Why do so many MPs oppose Theresa May’s Brexit plan?
The Prime Minister faces opposition on all fronts as she tries to get her deal through the Commons.
Theresa May seems to have finally found a way to unite Remainers and Leavers – unfortunately for her it is in opposition to her Brexit deal.
Ahead of the crunch vote in the Commons, why do so many MPs loathe her deal?
– Brexiteers claim the deal risks leaving the UK a ‘vassal state’ bound by Brussels’ rules without any say over them
Their concerns mainly focus on the backstop measures aimed at preventing a hard border with Ireland, under which the UK would be in a “single customs territory” with the EU, while Northern Ireland would remain aligned with many Single Market rules.
Prominent Eurosceptic Jacob Rees-Mogg said “in some areas it will leave the United Kingdom with even less control than it currently has: the vassal state”.
Former foreign secretary Boris Johnson said the UK would be a “satellite state” of Brussels.
In his resignation letter, former Brexit secretary Dominic Raab said “no democratic nation has ever signed up to be bound by such an extensive regime, imposed externally without any democratic control over the laws to be applied, nor the ability to decide to exit the arrangement”.
Today, I have resigned as Brexit Secretary. I cannot in good conscience support the terms proposed for our deal with the EU. Here is my letter to the PM explaining my reasons, and my enduring respect for her. pic.twitter.com/tf5CUZnnUz— Dominic Raab (@DominicRaab) November 15, 2018
There are also concerns about the extent to which the UK will seek to remain aligned with the EU under the terms of any deal aimed at avoiding the need for the backstop – many Brexiteers would prefer a looser, Canada-style free trade agreement.
– The DUP’s ‘blood red’ line on avoiding a border down the Irish Sea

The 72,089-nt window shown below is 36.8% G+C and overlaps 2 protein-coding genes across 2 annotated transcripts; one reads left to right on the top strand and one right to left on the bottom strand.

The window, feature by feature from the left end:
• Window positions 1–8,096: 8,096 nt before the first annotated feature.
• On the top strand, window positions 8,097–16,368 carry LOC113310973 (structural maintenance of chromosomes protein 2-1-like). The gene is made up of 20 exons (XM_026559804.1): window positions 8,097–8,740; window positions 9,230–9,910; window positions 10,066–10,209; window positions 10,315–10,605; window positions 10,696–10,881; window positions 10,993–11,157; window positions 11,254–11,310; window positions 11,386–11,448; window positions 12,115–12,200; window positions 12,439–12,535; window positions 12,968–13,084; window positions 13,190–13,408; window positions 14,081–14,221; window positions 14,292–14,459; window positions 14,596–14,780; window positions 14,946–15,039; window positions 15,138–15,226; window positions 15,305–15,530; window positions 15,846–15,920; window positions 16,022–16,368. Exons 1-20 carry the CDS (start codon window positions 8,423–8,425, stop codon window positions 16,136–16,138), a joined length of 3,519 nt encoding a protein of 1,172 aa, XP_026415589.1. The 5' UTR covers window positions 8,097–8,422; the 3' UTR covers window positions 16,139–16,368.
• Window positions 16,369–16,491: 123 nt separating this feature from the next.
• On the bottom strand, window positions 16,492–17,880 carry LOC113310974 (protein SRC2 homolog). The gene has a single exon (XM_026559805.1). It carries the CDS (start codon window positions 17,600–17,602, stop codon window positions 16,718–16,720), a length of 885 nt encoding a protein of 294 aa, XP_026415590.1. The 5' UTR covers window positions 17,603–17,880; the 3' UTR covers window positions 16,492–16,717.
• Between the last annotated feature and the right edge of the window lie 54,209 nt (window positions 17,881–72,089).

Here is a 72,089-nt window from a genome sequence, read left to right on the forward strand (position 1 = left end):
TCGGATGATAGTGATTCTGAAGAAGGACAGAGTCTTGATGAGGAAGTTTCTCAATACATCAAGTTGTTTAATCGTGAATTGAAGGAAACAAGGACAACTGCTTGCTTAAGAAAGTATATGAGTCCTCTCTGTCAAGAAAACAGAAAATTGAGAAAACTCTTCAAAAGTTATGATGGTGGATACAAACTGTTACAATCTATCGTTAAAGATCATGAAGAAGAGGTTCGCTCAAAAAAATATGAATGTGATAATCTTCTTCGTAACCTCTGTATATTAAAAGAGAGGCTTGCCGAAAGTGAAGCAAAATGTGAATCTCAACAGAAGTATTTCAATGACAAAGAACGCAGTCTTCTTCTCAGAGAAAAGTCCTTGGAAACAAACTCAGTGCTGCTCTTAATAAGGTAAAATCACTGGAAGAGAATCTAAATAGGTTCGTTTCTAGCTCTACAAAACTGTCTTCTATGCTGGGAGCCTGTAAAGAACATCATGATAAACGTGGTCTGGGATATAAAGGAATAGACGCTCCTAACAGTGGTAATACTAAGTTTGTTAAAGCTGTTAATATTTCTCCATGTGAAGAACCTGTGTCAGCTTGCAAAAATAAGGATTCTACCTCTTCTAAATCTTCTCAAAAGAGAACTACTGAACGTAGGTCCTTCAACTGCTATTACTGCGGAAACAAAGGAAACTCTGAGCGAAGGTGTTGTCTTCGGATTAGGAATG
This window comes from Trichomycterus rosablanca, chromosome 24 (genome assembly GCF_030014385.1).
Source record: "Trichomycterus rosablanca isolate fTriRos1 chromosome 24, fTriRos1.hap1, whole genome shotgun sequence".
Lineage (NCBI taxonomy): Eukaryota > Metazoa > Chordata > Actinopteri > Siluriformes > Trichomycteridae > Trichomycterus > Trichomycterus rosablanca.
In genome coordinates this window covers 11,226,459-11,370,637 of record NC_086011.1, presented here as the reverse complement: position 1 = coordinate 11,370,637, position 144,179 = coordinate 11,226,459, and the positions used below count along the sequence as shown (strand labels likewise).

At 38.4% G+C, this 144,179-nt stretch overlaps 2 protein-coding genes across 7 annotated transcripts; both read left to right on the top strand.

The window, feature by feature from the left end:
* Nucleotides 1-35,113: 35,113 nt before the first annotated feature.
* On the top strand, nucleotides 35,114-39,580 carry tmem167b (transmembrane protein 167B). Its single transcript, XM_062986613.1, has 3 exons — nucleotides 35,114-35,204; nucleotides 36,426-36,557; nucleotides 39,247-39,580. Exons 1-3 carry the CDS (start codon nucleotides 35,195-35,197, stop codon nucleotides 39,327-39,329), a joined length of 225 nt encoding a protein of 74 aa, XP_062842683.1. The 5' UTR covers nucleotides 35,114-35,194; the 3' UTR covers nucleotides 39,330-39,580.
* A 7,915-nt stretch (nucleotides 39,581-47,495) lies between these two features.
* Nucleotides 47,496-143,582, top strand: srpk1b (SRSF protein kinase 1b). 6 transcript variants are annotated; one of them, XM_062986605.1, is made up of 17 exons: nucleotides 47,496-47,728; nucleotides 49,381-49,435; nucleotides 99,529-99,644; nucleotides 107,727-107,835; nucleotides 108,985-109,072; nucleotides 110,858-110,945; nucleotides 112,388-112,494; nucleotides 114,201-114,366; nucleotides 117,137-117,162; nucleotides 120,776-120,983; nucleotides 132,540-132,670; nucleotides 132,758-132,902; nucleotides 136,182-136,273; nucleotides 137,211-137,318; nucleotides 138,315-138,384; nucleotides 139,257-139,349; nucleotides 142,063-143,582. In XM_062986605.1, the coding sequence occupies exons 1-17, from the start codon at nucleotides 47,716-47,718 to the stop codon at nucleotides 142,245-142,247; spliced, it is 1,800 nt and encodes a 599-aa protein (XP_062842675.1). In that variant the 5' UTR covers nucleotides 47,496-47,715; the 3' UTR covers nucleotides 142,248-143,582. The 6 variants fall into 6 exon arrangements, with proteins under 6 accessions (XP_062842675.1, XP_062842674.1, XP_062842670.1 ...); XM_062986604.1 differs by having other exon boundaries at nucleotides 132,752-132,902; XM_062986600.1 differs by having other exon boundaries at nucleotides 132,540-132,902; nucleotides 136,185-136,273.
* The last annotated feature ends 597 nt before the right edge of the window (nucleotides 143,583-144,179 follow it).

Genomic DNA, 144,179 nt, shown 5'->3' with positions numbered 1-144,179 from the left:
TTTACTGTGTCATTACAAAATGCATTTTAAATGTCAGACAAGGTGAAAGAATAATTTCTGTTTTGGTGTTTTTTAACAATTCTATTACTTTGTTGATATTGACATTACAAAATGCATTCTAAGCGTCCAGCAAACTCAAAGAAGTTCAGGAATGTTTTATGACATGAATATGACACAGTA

The 10 DUP MPs prop up Mrs May’s administration in the Commons but that support appears to have collapsed over the Brexit deal.
They will not accept any measure which effectively creates a trade barrier down the Irish Sea between Great Britain and Northern Ireland – something they believe the backstop does.
DUP leader Arlene Foster told her party’s conference in November that “as things stand we would be sowing the seeds of inevitable economic divergence from our largest market” in the rest of the UK.
– Labour says the deal fails to meet its tests for a ‘jobs-first Brexit’
Two years of botched negotiations in which Theresa May's red lines have been torn up, Cabinet resignations have been racked up and Chequers has been chucked.Posted by Jeremy Corbyn on Thursday, November 22, 2018
Jeremy Corbyn said any deal would have to include “a permanent customs union” with the UK having a say over future trade agreements, a “strong single market deal” and “guarantees on workers’ rights, consumer and environmental protections”.
– The Opposition also sees the vote as a way to oust Mrs May and install Mr Corbyn in Downing Street
Labour’s official policy is to call for a General Election if Mrs May fails to get her Brexit plan through Parliament.
It is “inevitable” the Opposition would move a motion of no confidence in Mrs May’s government if she loses the vote, shadow Brexit secretary Sir Keir Starmer has said.
– Pro-EU MPs hope for a second referendum
Some MPs hope by rejecting Mrs May’s deal, they can push for the final decision on Brexit being handed back to the public.
Former transport minister Jo Johnson quit the government in November as the finishing touches were being put to the deal and said the public should be asked to vote again in order to avoid the choice between “vassalage” of the deal and the “chaos” of a no-deal Brexit.